Well, I was drunk the day my Mom got outta prison.
And I went to pick her up in the rain.
But, before I could get to the station in my pickup truck
She got runned over by a damned old train.
But to stick with the Caddy motif:

Then there are nearly as many GTOs and Chevys as there were Caddy songs: they include one worthwhile gem — Junior Brown putting a little overdue life into the Beach Boys' 409 (the B-side of the dismal Surfin' Safari of 1962):

That's before he hit on another favourite: Kathy Mattea's striding attack on Gillian Welch's 455 Rocket, "biggest block alive", which in a way brings him full circle:

Malcolm apologises for that version; the original is blocked in his region.
It goes without saying that anything by or from Gillian Welch is sacrosanct, and not for removing.

However, a stack of '70s and '80s stuff goes straight to the bin, no problem: Phil Collins, large swathes of other pretentious stuff.

With Sketches of Spain (is it jazz? who cares?) and a few other goodies onto the iPod Touch, and so to bed ...

Sphere: Related Content

Friday, December 4, 2009

Being put in your place

No: Malcolm has not been idle these last few days.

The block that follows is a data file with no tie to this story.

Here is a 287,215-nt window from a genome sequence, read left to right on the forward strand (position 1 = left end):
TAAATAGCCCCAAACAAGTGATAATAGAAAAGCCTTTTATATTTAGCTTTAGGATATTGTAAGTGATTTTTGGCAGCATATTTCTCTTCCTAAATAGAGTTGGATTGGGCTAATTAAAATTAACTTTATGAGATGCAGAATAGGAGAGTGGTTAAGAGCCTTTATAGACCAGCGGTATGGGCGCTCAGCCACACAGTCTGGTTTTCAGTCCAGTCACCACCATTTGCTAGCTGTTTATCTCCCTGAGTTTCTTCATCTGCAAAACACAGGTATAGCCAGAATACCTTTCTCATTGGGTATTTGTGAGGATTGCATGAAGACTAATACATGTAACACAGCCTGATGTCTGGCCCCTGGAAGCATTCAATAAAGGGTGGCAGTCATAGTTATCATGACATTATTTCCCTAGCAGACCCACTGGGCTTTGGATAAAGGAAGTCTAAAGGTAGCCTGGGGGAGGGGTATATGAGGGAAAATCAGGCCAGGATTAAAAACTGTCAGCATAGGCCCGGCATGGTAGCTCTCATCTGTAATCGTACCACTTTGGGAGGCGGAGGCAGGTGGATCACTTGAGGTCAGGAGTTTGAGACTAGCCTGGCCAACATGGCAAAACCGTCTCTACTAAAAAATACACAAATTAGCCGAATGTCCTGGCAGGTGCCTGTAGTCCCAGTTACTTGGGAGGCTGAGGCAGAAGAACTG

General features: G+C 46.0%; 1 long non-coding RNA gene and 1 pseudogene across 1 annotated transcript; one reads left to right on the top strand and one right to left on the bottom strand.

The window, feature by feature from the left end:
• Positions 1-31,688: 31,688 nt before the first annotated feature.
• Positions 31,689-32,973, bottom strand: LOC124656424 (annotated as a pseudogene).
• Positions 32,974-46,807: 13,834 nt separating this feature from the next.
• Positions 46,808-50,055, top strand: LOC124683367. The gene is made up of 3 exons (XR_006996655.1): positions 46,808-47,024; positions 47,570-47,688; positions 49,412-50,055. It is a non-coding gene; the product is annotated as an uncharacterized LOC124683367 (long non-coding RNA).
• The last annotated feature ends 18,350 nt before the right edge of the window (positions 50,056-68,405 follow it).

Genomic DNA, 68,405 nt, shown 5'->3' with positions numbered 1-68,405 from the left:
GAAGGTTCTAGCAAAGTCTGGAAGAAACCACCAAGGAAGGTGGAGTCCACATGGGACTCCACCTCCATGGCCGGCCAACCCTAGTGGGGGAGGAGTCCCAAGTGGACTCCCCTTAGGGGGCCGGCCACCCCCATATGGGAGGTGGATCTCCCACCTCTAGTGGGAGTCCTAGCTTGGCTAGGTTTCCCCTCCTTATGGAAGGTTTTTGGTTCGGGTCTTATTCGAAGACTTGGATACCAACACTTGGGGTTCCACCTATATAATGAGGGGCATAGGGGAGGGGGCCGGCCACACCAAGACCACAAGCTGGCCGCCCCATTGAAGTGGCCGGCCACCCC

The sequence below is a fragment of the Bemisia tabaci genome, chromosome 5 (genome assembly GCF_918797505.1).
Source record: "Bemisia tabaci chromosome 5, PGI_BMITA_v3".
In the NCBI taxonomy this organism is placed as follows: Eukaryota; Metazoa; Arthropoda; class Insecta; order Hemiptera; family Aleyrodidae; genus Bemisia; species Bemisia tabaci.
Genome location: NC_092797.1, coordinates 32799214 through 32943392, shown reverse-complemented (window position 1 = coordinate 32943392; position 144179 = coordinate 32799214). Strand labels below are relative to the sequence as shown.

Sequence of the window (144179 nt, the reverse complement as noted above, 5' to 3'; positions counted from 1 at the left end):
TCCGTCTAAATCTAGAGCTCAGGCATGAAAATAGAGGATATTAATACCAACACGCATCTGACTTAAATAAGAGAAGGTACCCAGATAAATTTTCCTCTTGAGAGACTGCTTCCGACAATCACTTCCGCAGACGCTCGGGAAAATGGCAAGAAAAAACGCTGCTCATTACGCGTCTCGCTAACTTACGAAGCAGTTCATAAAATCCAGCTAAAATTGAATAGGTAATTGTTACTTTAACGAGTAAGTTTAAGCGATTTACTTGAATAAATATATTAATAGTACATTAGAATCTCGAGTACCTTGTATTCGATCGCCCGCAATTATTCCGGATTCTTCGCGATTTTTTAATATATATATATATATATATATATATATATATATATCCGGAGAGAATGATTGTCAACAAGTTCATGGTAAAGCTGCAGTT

All in all, it had been a good week ...
... until the New York Times published its list of 100 Notable Books of 2009.

And Malcolm had to recognise he had hit a new, all-time low ...

Just one fiftieth of the list.

For the record they are:
  • Hilary Mantel's Wolf Hall (O.K., O.K. — it's still the Lady's side of the bed. But the spirit is willing, y'know);
  • Richard J. Evans's The Third Reich at War, which was not to be hurried, and has been a constant companion and friend for at least the last ten days.
As for the rest ...


However, Malcolm has to hand a small pile of the following:
  • To finish the floor;
  • Three weeks to go before daughters and their spawn decide what Dad/Grandad would really like for Christmas,
  • including an extended Eurostar weekend among the Belgians.
No rest for the wicked. Sphere: Related Content